Mobile Messaging Equals Good Customer Service

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Hello bank, I’d like my balance please

As sixty four percent of consumers with texting capabilities prefer to use texting over voice as a customer service channel, the challenge is clearly set for industries across the board. Consumers are tired of being tied to a phone or computer to wait for customer service help and creating dialogue and support through text messaging provides a quick and efficient answer to consumer needs.

Financial institutions are no exception to this wave of changing norms in consumer relations, with a high percentage of these institutions who have already incorporated mobile messaging believing that doing so has greatly impacted customer experiences.

How can financial institutions make the most of on-the-go interaction with its customers?

Simple things like text reminders of bank appointments and bill reminders are a good start. Text alerts when account transactions are made, like ATM withdrawals, would allow customers to immediately text back to alert the bank if the transaction was not done by them and further action is necessary to resolve the situation. Any type of suspected-fraud alert notification would allow consumers and their financial institutions to deal with security issues in a swift manner.

Using virtual assistants, or “chat bots,” to interact with customer text messaging, the bank can provide services such as sending up to date bank balances, information about savings accounts, stocks, or other personal assets the customer has linked to the bank.

This kind of personalized experience through text messaging is perceived as highly valuable and positions the financial institution as the financial guardian to the customer’s assets.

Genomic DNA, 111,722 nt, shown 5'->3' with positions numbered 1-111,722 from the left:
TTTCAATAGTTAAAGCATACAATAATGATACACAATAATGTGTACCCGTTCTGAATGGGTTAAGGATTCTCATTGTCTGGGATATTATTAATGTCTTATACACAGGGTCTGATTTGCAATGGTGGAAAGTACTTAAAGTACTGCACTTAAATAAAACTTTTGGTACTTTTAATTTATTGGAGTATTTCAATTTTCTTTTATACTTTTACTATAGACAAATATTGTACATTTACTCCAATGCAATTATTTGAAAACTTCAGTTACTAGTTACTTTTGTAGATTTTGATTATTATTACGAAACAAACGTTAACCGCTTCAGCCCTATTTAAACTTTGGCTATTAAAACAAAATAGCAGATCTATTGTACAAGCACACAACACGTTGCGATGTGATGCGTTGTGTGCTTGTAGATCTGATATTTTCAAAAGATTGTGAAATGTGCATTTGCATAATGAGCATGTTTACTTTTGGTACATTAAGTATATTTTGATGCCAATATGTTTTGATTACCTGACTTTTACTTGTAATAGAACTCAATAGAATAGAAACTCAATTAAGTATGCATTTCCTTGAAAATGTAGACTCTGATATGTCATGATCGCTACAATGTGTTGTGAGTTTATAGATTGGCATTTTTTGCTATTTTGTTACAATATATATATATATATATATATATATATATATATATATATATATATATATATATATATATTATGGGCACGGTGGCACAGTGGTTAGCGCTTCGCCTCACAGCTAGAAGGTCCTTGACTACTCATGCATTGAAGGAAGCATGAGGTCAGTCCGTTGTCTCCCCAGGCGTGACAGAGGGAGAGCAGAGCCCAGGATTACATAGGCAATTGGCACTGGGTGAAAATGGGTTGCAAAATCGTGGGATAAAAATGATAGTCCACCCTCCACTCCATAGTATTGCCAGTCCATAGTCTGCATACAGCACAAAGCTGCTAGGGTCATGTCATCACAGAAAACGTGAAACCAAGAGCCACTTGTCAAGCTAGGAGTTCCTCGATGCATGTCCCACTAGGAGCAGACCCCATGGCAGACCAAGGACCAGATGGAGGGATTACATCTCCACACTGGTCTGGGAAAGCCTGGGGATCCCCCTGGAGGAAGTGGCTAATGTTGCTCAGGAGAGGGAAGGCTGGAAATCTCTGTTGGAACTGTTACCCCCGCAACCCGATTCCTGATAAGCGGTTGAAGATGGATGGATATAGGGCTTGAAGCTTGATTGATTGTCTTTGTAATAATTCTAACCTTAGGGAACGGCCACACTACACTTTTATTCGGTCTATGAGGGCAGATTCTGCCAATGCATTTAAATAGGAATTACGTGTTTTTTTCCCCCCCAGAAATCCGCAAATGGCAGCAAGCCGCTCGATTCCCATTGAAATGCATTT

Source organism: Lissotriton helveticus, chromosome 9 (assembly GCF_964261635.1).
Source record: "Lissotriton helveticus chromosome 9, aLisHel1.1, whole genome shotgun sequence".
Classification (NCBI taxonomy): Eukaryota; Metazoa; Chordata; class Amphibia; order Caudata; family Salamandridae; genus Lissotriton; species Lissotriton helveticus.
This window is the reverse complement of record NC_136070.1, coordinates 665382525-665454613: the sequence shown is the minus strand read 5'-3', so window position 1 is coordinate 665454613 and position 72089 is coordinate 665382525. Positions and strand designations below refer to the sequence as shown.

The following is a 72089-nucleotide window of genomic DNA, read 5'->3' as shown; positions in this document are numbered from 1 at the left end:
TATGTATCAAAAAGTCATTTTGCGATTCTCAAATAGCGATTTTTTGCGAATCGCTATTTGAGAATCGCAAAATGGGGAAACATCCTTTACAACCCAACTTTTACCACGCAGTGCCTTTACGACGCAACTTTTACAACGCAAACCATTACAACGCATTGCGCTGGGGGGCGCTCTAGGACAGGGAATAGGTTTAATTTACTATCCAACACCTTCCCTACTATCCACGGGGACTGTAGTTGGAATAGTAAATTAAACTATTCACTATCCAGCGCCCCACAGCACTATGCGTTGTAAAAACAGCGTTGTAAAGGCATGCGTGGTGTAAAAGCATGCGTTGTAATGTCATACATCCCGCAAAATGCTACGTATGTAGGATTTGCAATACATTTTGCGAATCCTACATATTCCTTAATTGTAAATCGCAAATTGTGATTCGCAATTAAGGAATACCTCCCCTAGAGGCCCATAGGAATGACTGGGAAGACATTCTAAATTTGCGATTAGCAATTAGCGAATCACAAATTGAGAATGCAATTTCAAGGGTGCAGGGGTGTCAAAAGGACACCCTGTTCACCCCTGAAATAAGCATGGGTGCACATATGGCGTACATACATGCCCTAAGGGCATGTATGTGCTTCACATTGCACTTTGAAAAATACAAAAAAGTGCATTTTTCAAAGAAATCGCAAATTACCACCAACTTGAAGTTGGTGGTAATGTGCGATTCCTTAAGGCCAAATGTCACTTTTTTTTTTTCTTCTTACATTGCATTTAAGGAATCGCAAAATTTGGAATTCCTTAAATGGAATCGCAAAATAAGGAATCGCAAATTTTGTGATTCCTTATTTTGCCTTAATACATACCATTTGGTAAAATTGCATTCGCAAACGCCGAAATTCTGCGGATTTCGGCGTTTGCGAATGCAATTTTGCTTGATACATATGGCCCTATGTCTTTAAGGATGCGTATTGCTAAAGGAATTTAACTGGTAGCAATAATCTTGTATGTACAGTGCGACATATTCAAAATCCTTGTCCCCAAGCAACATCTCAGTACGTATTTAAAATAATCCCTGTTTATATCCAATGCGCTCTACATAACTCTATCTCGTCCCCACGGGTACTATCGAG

What are the pitfalls of setting up text communication with customers?

  1. Not asking for permission. There are few things as scary as seeing your bank balance on your phone without having given your bank the authority to send it to you. Customers need to know they can control the flow of information to their mobile device.
  2. No way to opt-out. Consumers are always worried about their future options. If they don’t know there is a simple way to stop receiving mobile communication, they may never opt-in.
  3. No answer on your end. Consumers today are looking for immediate information with as little face-time as possible. Be ready with a system that can handle the influx of questions and can send individualized responses to customers immediately.

The bottom line is that the consumer market is more and more attached to their mobile devices and want more text-based options for communication. Institutions that can’t keep up and offer immediate information to mobile phones won’t be able to keep up with those institutions that ride the wave and get creative with their connectivity through messaging.


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